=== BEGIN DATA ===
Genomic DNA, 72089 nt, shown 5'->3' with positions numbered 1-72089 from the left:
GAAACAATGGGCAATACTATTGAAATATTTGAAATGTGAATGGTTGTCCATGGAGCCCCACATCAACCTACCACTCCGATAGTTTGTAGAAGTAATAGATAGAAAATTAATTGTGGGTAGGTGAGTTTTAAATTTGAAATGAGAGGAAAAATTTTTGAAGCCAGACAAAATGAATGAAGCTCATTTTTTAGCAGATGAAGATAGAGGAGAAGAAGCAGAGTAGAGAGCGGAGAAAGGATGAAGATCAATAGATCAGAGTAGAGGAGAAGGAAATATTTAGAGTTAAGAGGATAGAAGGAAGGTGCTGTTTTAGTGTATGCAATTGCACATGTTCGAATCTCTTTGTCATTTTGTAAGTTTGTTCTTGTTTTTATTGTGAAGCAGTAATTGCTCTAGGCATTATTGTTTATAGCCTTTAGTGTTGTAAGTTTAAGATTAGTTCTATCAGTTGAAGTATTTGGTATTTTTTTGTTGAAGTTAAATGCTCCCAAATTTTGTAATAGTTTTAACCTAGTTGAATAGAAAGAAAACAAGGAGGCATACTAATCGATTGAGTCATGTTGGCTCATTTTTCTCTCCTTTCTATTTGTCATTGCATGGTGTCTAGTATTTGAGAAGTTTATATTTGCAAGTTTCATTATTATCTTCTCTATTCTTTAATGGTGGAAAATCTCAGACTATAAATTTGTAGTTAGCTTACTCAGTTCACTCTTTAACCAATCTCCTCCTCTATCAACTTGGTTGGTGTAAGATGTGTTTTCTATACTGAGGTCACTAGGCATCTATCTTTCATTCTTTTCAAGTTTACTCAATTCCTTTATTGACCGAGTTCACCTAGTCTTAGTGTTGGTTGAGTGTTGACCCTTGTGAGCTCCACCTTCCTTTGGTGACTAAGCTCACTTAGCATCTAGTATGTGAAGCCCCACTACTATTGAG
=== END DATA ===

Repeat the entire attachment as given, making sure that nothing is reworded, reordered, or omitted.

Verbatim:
Genomic DNA, 72089 nt, shown 5'->3' with positions numbered 1-72089 from the left:
GAAACAATGGGCAATACTATTGAAATATTTGAAATGTGAATGGTTGTCCATGGAGCCCCACATCAACCTACCACTCCGATAGTTTGTAGAAGTAATAGATAGAAAATTAATTGTGGGTAGGTGAGTTTTAAATTTGAAATGAGAGGAAAAATTTTTGAAGCCAGACAAAATGAATGAAGCTCATTTTTTAGCAGATGAAGATAGAGGAGAAGAAGCAGAGTAGAGAGCGGAGAAAGGATGAAGATCAATAGATCAGAGTAGAGGAGAAGGAAATATTTAGAGTTAAGAGGATAGAAGGAAGGTGCTGTTTTAGTGTATGCAATTGCACATGTTCGAATCTCTTTGTCATTTTGTAAGTTTGTTCTTGTTTTTATTGTGAAGCAGTAATTGCTCTAGGCATTATTGTTTATAGCCTTTAGTGTTGTAAGTTTAAGATTAGTTCTATCAGTTGAAGTATTTGGTATTTTTTTGTTGAAGTTAAATGCTCCCAAATTTTGTAATAGTTTTAACCTAGTTGAATAGAAAGAAAACAAGGAGGCATACTAATCGATTGAGTCATGTTGGCTCATTTTTCTCTCCTTTCTATTTGTCATTGCATGGTGTCTAGTATTTGAGAAGTTTATATTTGCAAGTTTCATTATTATCTTCTCTATTCTTTAATGGTGGAAAATCTCAGACTATAAATTTGTAGTTAGCTTACTCAGTTCACTCTTTAACCAATCTCCTCCTCTATCAACTTGGTTGGTGTAAGATGTGTTTTCTATACTGAGGTCACTAGGCATCTATCTTTCATTCTTTTCAAGTTTACTCAATTCCTTTATTGACCGAGTTCACCTAGTCTTAGTGTTGGTTGAGTGTTGACCCTTGTGAGCTCCACCTTCCTTTGGTGACTAAGCTCACTTAGCATCTAGTATGTGAAGCCCCACTACTATTGAG